Although you wouldn’t know it from the way a prominent fashion-watching website described it. Commenting on the various outfits worn by Kate Middleton during the royal visit to Canada last week, the site reported that, “Catherine, Duchess of Cambridge arrived at Macdonald-Cartier International Airport in Ottawa, with her husband Prince William looking beautiful wearing a design from Canadian born (British based) designer Erdem Moralioglu.”
That’s a direct quote. And a very important statement on the importance of punctuation when trying to get an idea across clearly.
Writing tip of the week: always read your work over carefully, then re-read it, and then read it again (to save space I will refrain from repeating that 20 or 30 times, but that would actually be advisable.) It’s critical to read your work out loud at least once as well, as you will always catch something when you hear it that you didn’t see on paper because of the way the mind automatically corrects what the eye expects to see.
If you can read your work to someone, like a writer’s group (excellent choice) or a family member or friend (also good) that is preferable. If you don’t have anyone but the cat around though, feel free to read to it, enunciating properly and with lots of expression. Don’t worry about anyone hearing you; everyone knows writers are a little off anyway, and will be very tolerant (if exceedingly amused) of eccentricities like that from us. They’ll be more surprised if they don’t see them, actually.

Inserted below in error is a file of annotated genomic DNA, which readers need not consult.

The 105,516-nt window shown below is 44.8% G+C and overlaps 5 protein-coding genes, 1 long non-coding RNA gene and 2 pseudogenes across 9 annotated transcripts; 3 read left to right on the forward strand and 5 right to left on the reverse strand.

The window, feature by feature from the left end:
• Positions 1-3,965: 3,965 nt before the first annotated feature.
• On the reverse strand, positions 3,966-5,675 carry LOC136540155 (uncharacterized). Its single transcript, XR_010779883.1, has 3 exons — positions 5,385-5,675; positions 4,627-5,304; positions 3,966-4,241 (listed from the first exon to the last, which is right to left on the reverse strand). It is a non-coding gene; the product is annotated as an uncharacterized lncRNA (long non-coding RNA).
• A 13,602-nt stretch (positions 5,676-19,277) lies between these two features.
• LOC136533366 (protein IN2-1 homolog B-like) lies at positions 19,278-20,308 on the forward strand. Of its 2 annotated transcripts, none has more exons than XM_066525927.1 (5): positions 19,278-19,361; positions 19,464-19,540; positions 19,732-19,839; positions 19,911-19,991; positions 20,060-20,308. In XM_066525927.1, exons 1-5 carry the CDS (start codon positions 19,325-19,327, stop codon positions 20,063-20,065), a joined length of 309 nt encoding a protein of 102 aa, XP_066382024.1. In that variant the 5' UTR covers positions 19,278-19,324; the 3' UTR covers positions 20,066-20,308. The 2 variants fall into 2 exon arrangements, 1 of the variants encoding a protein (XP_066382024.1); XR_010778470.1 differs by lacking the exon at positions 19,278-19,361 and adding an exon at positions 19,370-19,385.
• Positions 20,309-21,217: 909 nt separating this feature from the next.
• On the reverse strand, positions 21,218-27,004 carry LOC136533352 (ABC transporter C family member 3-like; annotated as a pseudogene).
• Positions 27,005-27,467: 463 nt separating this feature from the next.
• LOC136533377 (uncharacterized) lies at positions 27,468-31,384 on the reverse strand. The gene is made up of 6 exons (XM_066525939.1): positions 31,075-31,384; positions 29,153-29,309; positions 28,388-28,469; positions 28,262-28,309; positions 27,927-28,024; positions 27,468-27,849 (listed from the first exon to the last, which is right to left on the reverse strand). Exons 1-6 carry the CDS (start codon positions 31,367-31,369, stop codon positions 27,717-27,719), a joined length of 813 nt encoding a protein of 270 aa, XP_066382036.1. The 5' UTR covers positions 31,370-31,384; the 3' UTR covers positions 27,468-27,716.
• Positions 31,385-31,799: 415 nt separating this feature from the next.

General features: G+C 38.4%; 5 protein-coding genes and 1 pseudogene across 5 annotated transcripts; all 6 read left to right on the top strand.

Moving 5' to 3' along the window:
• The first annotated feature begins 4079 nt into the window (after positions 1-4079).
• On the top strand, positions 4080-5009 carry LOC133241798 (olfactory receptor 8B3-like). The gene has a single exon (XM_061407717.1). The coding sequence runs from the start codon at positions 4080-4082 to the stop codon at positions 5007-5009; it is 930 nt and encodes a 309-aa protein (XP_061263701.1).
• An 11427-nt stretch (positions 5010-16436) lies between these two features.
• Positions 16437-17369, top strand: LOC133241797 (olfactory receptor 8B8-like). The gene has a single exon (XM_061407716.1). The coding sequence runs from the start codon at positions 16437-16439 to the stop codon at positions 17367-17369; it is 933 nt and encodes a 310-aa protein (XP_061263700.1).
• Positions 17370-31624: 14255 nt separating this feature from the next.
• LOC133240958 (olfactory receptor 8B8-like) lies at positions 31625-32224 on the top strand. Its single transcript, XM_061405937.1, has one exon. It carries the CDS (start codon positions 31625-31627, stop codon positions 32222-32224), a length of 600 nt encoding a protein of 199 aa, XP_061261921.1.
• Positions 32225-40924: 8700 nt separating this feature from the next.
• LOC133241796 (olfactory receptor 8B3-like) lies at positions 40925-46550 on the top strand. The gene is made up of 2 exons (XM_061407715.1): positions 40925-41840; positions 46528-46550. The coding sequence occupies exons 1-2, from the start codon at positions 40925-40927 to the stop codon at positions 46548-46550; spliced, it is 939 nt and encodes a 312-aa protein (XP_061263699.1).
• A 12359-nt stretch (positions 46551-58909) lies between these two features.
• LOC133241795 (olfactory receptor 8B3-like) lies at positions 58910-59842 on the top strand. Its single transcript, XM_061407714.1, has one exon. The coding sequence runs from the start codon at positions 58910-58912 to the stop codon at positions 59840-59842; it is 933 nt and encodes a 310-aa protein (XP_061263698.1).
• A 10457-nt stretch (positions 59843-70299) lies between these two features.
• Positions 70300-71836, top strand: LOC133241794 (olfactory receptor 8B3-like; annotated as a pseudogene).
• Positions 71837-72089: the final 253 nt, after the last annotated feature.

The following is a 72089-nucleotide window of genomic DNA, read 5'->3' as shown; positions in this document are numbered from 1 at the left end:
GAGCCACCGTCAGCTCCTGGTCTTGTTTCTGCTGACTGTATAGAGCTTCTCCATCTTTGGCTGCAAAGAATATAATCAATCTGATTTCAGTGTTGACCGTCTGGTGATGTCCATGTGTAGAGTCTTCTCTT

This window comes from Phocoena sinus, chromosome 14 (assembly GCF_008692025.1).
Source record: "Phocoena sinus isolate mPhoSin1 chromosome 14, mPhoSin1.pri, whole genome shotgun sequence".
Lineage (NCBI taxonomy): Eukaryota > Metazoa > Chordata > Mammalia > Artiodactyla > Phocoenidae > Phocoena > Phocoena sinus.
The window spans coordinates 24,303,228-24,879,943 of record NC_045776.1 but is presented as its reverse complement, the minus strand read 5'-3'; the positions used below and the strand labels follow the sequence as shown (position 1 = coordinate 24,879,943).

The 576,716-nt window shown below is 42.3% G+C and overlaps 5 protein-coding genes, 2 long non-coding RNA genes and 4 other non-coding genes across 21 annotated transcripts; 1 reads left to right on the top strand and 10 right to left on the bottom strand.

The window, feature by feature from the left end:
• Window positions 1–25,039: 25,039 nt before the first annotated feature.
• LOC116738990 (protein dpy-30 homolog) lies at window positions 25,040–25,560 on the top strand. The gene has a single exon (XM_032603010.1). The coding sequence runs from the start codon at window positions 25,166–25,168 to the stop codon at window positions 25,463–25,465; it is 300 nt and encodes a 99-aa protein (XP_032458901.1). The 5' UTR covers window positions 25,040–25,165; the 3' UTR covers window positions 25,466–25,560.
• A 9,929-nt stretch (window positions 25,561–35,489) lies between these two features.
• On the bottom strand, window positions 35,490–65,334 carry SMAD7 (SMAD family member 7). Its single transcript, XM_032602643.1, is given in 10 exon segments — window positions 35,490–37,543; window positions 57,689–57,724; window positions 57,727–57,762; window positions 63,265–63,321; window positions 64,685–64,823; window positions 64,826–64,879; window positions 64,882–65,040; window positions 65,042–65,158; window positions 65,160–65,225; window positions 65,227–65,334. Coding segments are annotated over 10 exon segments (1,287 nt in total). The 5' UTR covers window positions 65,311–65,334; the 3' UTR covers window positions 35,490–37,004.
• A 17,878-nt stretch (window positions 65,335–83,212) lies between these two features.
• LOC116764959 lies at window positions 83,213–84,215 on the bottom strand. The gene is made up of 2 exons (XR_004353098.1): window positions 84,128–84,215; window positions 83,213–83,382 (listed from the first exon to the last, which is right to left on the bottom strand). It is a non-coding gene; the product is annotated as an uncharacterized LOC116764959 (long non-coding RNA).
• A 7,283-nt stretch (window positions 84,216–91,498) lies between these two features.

And, of course, always try to have someone objective, a qualified editor if possible, read over your work too. Your own writing becomes so familiar to you that you can read the same mistake over a hundred times without seeing it. I read the line from my novel, The Watcher, “the darkness always overcomes the light, the darkness always overcomes the light” countless times without realizing I had it backwards. And yes, it went to print that way, although it has since been corrected. It’s very frustrating. But it’s also the way our incredible minds work. We just need to find ways to compensate so we catch the errors before they end up in every Christian bookstore in North America (and online at Amazon and Chapters and Word Alive, by way of a shameless plug.)
Like the old nursery rhyme that describes how an entire kingdom was lost for want of a horseshoe nail, a misplaced comma can just as conceivably destroy the reputation of a prince. Although, in this case, I think he’s pretty safe, since no one even noticed (or cared) what he was wearing anyway.
Press on, my friends. Press on,